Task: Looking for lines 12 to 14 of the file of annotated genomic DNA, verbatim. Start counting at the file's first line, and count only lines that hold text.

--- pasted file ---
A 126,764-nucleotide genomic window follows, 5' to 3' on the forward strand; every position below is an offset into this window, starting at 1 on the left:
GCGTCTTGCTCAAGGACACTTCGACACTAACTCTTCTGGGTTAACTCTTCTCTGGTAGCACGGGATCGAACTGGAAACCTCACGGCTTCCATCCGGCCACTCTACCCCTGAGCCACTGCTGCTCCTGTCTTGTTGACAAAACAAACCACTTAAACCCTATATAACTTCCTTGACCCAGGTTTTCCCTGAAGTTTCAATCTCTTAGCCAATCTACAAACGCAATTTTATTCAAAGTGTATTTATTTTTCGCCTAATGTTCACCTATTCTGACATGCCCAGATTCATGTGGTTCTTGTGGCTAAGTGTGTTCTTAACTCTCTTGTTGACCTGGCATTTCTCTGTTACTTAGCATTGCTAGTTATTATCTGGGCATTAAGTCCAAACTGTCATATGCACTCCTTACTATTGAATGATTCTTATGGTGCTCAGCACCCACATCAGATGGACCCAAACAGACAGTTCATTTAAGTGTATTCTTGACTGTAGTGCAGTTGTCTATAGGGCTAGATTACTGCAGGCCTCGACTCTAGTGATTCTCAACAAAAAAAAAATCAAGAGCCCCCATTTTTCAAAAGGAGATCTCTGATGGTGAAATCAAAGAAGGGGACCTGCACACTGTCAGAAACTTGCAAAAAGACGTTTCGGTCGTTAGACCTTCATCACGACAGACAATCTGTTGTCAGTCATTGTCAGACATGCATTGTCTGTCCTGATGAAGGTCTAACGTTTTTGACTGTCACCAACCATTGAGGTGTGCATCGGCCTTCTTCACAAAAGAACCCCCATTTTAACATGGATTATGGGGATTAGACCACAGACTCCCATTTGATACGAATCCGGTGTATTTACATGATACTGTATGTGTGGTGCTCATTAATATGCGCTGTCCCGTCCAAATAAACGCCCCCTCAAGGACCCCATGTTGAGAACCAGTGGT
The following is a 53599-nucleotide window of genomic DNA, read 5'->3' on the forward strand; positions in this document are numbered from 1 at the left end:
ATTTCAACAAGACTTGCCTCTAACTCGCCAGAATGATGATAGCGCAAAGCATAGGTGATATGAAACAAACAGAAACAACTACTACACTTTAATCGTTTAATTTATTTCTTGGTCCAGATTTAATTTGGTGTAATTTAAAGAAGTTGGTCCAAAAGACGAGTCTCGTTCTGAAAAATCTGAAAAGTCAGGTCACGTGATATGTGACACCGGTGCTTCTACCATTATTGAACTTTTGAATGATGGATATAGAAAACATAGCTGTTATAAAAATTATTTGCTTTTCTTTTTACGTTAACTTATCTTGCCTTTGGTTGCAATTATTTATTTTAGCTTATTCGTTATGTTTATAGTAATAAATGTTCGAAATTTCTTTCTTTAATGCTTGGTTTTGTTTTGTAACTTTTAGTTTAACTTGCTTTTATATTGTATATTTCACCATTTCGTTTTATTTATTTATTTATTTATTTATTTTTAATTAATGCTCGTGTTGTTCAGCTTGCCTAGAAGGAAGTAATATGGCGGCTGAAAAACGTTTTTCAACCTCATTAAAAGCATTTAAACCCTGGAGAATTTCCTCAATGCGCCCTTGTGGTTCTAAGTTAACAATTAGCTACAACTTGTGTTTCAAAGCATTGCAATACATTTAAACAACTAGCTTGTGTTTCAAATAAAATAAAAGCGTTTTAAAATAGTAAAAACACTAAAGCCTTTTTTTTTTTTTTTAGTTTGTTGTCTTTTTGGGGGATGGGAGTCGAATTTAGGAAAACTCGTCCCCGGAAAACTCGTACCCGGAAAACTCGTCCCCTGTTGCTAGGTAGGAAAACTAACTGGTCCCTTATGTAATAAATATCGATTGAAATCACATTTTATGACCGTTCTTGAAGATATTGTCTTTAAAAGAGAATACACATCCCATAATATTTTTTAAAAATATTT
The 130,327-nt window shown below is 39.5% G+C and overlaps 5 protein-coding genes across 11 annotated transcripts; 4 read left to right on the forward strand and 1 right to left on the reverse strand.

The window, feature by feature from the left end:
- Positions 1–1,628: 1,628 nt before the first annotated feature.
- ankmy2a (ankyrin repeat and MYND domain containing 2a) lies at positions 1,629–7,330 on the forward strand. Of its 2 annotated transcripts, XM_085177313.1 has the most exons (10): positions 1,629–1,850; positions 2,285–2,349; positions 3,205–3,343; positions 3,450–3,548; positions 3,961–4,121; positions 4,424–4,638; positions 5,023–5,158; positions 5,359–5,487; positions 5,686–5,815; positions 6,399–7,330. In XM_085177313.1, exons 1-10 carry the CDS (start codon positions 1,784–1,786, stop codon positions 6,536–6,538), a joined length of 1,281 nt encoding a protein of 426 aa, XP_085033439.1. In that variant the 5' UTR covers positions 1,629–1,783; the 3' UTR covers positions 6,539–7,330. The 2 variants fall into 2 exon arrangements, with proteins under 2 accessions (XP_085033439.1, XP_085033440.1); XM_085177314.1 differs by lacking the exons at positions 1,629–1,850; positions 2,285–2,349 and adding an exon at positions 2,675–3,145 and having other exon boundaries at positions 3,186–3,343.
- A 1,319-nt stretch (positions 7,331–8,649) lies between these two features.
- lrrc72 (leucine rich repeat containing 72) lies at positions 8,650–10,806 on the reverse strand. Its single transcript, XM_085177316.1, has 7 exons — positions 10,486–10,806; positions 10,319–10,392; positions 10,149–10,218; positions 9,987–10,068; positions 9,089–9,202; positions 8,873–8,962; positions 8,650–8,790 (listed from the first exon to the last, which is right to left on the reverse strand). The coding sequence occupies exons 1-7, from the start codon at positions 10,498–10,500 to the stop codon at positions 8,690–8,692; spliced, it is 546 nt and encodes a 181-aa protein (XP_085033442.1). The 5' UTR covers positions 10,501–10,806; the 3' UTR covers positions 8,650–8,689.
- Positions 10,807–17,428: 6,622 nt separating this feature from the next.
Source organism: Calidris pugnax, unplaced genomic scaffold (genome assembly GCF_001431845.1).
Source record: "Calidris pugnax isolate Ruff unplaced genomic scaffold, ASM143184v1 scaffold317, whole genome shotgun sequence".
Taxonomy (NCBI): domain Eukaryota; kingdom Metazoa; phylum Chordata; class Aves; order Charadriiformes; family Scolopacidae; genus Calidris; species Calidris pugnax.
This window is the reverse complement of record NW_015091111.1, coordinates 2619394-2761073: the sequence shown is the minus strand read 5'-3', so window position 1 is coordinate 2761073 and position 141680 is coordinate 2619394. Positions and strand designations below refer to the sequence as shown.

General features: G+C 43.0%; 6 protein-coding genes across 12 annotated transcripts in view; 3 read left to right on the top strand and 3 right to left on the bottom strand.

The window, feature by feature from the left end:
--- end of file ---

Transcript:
Source organism: Calidris pugnax, unplaced genomic scaffold (genome assembly GCF_001431845.1).
Source record: "Calidris pugnax isolate Ruff unplaced genomic scaffold, ASM143184v1 scaffold317, whole genome shotgun sequence".
Taxonomy (NCBI): domain Eukaryota; kingdom Metazoa; phylum Chordata; class Aves; order Charadriiformes; family Scolopacidae; genus Calidris; species Calidris pugnax.